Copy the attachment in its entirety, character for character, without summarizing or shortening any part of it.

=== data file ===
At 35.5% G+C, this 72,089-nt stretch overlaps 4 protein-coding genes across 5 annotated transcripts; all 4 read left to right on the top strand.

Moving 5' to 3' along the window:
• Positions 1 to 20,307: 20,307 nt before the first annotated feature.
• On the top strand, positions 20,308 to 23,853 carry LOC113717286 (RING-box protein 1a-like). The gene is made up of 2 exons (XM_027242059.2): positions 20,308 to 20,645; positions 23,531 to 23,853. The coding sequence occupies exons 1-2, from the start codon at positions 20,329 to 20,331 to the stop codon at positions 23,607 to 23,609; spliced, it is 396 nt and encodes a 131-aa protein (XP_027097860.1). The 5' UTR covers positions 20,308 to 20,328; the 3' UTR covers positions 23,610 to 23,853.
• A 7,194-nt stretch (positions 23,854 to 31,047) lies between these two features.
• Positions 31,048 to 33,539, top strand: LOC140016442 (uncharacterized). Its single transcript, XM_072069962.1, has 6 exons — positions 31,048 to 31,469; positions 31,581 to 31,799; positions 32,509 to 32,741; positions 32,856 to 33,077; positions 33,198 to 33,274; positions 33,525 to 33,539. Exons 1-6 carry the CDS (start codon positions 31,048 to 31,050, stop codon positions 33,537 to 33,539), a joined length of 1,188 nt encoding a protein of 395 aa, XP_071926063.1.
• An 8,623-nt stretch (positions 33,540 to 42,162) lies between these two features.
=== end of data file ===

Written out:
At 35.5% G+C, this 72,089-nt stretch overlaps 4 protein-coding genes across 5 annotated transcripts; all 4 read left to right on the top strand.

Moving 5' to 3' along the window:
• Positions 1 to 20,307: 20,307 nt before the first annotated feature.
• On the top strand, positions 20,308 to 23,853 carry LOC113717286 (RING-box protein 1a-like). The gene is made up of 2 exons (XM_027242059.2): positions 20,308 to 20,645; positions 23,531 to 23,853. The coding sequence occupies exons 1-2, from the start codon at positions 20,329 to 20,331 to the stop codon at positions 23,607 to 23,609; spliced, it is 396 nt and encodes a 131-aa protein (XP_027097860.1). The 5' UTR covers positions 20,308 to 20,328; the 3' UTR covers positions 23,610 to 23,853.
• A 7,194-nt stretch (positions 23,854 to 31,047) lies between these two features.
• Positions 31,048 to 33,539, top strand: LOC140016442 (uncharacterized). Its single transcript, XM_072069962.1, has 6 exons — positions 31,048 to 31,469; positions 31,581 to 31,799; positions 32,509 to 32,741; positions 32,856 to 33,077; positions 33,198 to 33,274; positions 33,525 to 33,539. Exons 1-6 carry the CDS (start codon positions 31,048 to 31,050, stop codon positions 33,537 to 33,539), a joined length of 1,188 nt encoding a protein of 395 aa, XP_071926063.1.
• An 8,623-nt stretch (positions 33,540 to 42,162) lies between these two features.